Operator's game burns up a coil -> op replaces coil. Turn game on, it's working again, all's good. They don't track down the issue, they leave it to make more money. And even if one did notice the issue, they have no way to report it.

Wow, you two are really filling me with confidence here. Every Bally EM I've had has needed attention on the plugs, not once on any other game. They're clearly a bad design.

Come on now. There's no way you haven't had some kind of an issue with jones plugs outside of Bally games. When you say "needed attention" you're telling me that you just plugged them in and they worked perfectly every single time? I'm not buying that one. Unless you're buying well preserved examples, at a minimum, they're going to need cleaning. I've had some that were so oxidized I could barely get them unplugged. I realize that isn't the same as busted plugs, which I've had on Williams and Gottlieb games.

A problem is likely to show itself when a game is being played a lot. Maybe I'm just not thinking logically on this one.

Carry on.

#75 10 months ago

Operators -did- provide feedback about game issues and their notes were incorporated later. See: bingos. Same thing happened for flipper games.

A game is no good if it catches on fire.

I have problems with plugs from all manufacturers. Bally is the only one that gives multiple points of contact to allow for a very nice electrical connection.

Other manufacturers had better mechanical connection, but there's nothing inherently wrong with Bally's plug design, other than that the metal tab bends can break easily if you are rough with the plug. Sorry, ymmv, yadda yadda.

Yes, this seems proactive. But now there is no way to cut power to all the reels at once. I'm not saying it's 100% a bad idea... I'm only asking that we think this through.

The hardest thing (for me) is to think through the ramifications of changing a circuit like this. How can it fail now?

Fusing it would actually be a better mod, from a functionality standpoint.

#76 10 months ago

I’ve imagined a number of scenarios but fortunately the circuit is a simple one.

The tilt relay is almost always feeding power, so the variable to ponder is when it opens the switch. Is anything lost by *not* cutting the connection while in tilt?

Each reel still has to go through a relay switch. Since those are also switched off in tilt... seems to be a moot point whether they have power or not.

I tend to make these types of decisions relative to downside risk. The switch isn’t likely to fail. But if it does, it’ll fail big... and doesn’t really do anything otherwise.

I don’t think Williams thought this one through. Looks like an absent-minded copy and paste job.

(really hoping I’m not missing anything by now!)

#77 10 months ago
Quoted from EMsInKC:

Come on now. There's no way you haven't had some kind of an issue with jones plugs outside of Bally games. When you say "needed attention" you're telling me that you just plugged them in and they worked perfectly every single time? I'm not buying that one. Unless you're buying well preserved examples, at a minimum, they're going to need cleaning. I've had some that were so oxidized I could barely get them unplugged. I realize that isn't the same as busted plugs, which I've had on Williams and Gottlieb games.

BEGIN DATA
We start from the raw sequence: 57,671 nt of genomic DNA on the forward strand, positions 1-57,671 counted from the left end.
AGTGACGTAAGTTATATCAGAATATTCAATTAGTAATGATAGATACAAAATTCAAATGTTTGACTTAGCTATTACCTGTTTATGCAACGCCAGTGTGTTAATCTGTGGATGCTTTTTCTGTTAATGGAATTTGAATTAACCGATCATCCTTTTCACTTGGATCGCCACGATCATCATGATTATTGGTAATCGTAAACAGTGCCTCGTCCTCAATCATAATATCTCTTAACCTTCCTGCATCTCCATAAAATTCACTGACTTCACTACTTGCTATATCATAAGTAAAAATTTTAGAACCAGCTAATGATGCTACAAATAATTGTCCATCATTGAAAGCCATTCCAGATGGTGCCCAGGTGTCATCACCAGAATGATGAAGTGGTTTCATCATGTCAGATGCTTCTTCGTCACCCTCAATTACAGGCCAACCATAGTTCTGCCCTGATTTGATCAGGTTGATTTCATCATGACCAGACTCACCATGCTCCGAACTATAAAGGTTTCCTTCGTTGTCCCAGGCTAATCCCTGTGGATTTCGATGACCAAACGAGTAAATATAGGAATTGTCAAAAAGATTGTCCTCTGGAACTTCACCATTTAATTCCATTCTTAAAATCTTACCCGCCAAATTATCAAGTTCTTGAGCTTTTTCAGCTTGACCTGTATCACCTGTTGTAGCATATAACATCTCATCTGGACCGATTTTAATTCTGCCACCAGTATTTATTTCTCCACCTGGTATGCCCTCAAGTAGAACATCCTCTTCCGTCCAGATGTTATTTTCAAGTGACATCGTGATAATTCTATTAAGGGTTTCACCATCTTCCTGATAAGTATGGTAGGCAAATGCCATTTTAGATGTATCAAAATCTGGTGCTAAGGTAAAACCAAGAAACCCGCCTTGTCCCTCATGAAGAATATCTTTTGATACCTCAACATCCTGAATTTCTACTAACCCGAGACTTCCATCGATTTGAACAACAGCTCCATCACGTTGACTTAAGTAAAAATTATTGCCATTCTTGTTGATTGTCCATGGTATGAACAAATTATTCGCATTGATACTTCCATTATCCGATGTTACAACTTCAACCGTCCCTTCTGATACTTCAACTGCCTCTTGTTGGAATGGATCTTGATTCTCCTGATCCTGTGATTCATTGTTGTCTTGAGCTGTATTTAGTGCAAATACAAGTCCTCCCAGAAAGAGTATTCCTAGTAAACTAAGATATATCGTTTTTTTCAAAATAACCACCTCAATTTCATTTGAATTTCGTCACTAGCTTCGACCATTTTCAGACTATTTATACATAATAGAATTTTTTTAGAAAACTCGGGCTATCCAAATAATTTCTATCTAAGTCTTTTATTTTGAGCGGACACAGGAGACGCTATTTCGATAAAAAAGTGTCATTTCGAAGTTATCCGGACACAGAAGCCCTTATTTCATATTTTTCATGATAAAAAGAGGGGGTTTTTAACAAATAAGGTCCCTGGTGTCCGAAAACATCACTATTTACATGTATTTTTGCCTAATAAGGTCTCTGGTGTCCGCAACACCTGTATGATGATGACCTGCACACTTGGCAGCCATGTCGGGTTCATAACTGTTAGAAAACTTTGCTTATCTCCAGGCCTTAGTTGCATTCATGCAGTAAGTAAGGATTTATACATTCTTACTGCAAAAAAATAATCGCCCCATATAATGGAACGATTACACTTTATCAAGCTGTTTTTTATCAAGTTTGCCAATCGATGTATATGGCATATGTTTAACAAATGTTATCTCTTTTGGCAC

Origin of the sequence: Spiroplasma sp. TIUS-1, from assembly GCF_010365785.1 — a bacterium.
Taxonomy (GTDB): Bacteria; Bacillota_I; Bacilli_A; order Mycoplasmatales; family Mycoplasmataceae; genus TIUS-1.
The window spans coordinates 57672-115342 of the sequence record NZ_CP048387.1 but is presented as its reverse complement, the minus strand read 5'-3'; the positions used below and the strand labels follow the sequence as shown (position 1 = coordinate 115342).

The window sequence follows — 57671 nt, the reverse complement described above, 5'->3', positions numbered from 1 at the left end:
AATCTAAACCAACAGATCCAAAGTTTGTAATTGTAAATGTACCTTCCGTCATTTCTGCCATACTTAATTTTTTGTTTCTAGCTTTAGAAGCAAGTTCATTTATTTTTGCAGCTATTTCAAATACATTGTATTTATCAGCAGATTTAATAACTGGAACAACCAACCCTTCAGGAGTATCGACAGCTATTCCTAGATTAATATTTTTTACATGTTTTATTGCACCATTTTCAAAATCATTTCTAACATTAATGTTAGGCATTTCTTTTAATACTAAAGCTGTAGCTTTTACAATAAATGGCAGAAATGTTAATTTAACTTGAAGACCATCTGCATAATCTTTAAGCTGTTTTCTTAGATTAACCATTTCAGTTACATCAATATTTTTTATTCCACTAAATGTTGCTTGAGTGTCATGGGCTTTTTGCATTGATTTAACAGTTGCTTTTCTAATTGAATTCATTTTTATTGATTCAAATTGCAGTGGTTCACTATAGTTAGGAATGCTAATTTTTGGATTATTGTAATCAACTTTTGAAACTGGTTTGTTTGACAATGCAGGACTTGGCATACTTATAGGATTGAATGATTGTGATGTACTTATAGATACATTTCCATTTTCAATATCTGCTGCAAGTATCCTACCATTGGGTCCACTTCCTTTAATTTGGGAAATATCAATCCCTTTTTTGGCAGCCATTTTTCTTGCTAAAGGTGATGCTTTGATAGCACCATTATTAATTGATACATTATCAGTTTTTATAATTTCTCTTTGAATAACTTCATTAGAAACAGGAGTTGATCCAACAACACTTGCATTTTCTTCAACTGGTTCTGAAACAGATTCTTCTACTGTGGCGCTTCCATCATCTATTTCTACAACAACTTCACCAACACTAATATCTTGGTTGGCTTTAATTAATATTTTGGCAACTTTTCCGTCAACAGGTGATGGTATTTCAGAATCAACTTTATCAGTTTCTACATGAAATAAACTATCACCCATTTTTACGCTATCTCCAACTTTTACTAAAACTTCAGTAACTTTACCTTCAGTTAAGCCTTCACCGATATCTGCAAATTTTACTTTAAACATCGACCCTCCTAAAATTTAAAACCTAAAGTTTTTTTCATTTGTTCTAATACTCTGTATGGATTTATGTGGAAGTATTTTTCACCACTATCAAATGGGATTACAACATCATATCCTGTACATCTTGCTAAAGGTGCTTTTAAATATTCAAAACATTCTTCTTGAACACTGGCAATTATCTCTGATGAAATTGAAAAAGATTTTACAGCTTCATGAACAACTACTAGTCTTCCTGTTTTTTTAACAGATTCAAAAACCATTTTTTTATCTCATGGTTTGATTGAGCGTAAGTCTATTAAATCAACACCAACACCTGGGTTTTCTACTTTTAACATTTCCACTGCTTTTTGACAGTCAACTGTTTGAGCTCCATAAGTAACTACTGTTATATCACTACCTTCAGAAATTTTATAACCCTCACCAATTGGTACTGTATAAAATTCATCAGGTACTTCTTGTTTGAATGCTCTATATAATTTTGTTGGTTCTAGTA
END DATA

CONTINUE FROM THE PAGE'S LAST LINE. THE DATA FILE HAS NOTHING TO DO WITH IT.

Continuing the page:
A problem is likely to show itself when a game is being played a lot. Maybe I'm just not thinking logically on this one.
Carry on.

I recently fixed up a Hot Tip that had been left uncovered outside during a hurricane. Entire backglass trashed from water running down it, and I had to rebuild the cab since it had rotted. Plugs worked fine. I've never cleaned any williams or gottlieb jones plugs, and they've never given me issues, besides ones that were physically damaged (bakelite broken, plugs bent, etc) due to improper removal. Every bally I've had I've needed to clean the plugs and bend them closer, and I still suspect them first every time I have an issue

#78 10 months ago

Luv YES!!!

#79 10 months ago
Quoted from bingopodcast:

And yes, I am a giant originality stickler.

Do you have an address where I can send you my old Bally fuse holders and lamp sockets?

#80 10 months ago
Quoted from NicoVolta:

In the grand scheme of things, a tiny switch in a tilt relay in an antiquated amusement machine is a pretty tiny thing indeed. But it does seem that soldering it closed makes things just a wee bit more certain than not... so why not?

I would suggest that if you do change this, make sure you update the schematics of the game to reflect the modification.

#81 10 months ago
Quoted from SirScott:

Do you have an address where I can send you my old Bally fuse holders and lamp sockets?

Their fuse holders are indefensible. Some modern ones are similar and always make me cringe as well...

Their sockets are only mostly bad, but they are easy to install, at least, especially in tight spaces.

But if you have old plugs I will definitely take them all (I use them in new game builds - yep, I find them that nice to work with).

#82 10 months ago
Quoted from zacaj:

Williams also produced solid state machines for a decade across multiple systems with a major design flaw in the power supply that could set your transformer on fire, and so many other things. The problem is pretty obvious, as is the answer.

True, but in that case it was saving them money by skipping 2 screws, 2 fuse folders, 2 fuses, and 4 extra solder points; plus labor. This individually does not amount to much per game but over 100,000 or so games odes add to the bottom line. So why fix it if its making them money and is rarely a problem. In this case it was costing williams money to keep adding a "useless" switch that could also cause problems. I think there's gotta be a reason to keep it in the design all that time. Too lazy to change does not overrule the bean-counters.

#83 10 months ago
Quoted from Marvin:

So why fix it if its making them money and is rarely a problem

Why'd they fix it later then?

#84 10 months ago
Quoted from Marvin:

True, but in that case it was saving them money by skipping 2 screws, 2 fuse folders, 2 fuses, and 4 extra solder points; plus labor. This individually does not amount to much per game but over 100,000 or so games odes add to the bottom line. So why fix it if its making them money and is rarely a problem. In this case it was costing williams money to keep adding a "useless" switch that could also cause problems. I think there's gotta be a reason to keep it in the design all that time. Too lazy to change does not overrule the bean-counters.